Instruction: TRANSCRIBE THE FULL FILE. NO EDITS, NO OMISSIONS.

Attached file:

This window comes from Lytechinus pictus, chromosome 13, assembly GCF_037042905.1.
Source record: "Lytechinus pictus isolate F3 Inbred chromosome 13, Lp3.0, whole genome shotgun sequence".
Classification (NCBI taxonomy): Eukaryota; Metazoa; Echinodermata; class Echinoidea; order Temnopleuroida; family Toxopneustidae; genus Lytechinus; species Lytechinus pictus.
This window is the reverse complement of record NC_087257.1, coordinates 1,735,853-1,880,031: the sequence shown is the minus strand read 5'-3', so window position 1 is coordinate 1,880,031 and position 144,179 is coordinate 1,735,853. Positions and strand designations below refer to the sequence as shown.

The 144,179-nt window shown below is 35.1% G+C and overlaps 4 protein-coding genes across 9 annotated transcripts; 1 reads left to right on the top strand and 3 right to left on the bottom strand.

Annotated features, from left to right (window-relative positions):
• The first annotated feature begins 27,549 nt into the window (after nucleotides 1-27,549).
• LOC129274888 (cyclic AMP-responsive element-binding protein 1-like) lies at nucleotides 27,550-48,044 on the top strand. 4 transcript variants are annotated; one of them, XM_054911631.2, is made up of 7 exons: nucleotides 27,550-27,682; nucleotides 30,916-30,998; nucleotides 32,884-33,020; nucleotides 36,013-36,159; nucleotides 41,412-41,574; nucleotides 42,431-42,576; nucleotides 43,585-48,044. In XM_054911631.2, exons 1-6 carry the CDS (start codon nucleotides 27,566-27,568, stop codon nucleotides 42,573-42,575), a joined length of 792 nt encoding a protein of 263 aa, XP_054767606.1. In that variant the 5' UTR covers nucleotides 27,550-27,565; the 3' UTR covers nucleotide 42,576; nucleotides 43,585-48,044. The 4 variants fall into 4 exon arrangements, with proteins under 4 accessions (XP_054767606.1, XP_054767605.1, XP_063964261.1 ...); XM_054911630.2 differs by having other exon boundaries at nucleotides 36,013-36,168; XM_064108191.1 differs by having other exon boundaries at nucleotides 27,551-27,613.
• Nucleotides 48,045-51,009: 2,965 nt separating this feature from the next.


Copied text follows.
This window comes from Lytechinus pictus, chromosome 13, assembly GCF_037042905.1.
Source record: "Lytechinus pictus isolate F3 Inbred chromosome 13, Lp3.0, whole genome shotgun sequence".
Classification (NCBI taxonomy): Eukaryota; Metazoa; Echinodermata; class Echinoidea; order Temnopleuroida; family Toxopneustidae; genus Lytechinus; species Lytechinus pictus.
This window is the reverse complement of record NC_087257.1, coordinates 1,735,853-1,880,031: the sequence shown is the minus strand read 5'-3', so window position 1 is coordinate 1,880,031 and position 144,179 is coordinate 1,735,853. Positions and strand designations below refer to the sequence as shown.

The 144,179-nt window shown below is 35.1% G+C and overlaps 4 protein-coding genes across 9 annotated transcripts; 1 reads left to right on the top strand and 3 right to left on the bottom strand.

Annotated features, from left to right (window-relative positions):
• The first annotated feature begins 27,549 nt into the window (after nucleotides 1-27,549).
• LOC129274888 (cyclic AMP-responsive element-binding protein 1-like) lies at nucleotides 27,550-48,044 on the top strand. 4 transcript variants are annotated; one of them, XM_054911631.2, is made up of 7 exons: nucleotides 27,550-27,682; nucleotides 30,916-30,998; nucleotides 32,884-33,020; nucleotides 36,013-36,159; nucleotides 41,412-41,574; nucleotides 42,431-42,576; nucleotides 43,585-48,044. In XM_054911631.2, exons 1-6 carry the CDS (start codon nucleotides 27,566-27,568, stop codon nucleotides 42,573-42,575), a joined length of 792 nt encoding a protein of 263 aa, XP_054767606.1. In that variant the 5' UTR covers nucleotides 27,550-27,565; the 3' UTR covers nucleotide 42,576; nucleotides 43,585-48,044. The 4 variants fall into 4 exon arrangements, with proteins under 4 accessions (XP_054767606.1, XP_054767605.1, XP_063964261.1 ...); XM_054911630.2 differs by having other exon boundaries at nucleotides 36,013-36,168; XM_064108191.1 differs by having other exon boundaries at nucleotides 27,551-27,613.
• Nucleotides 48,045-51,009: 2,965 nt separating this feature from the next.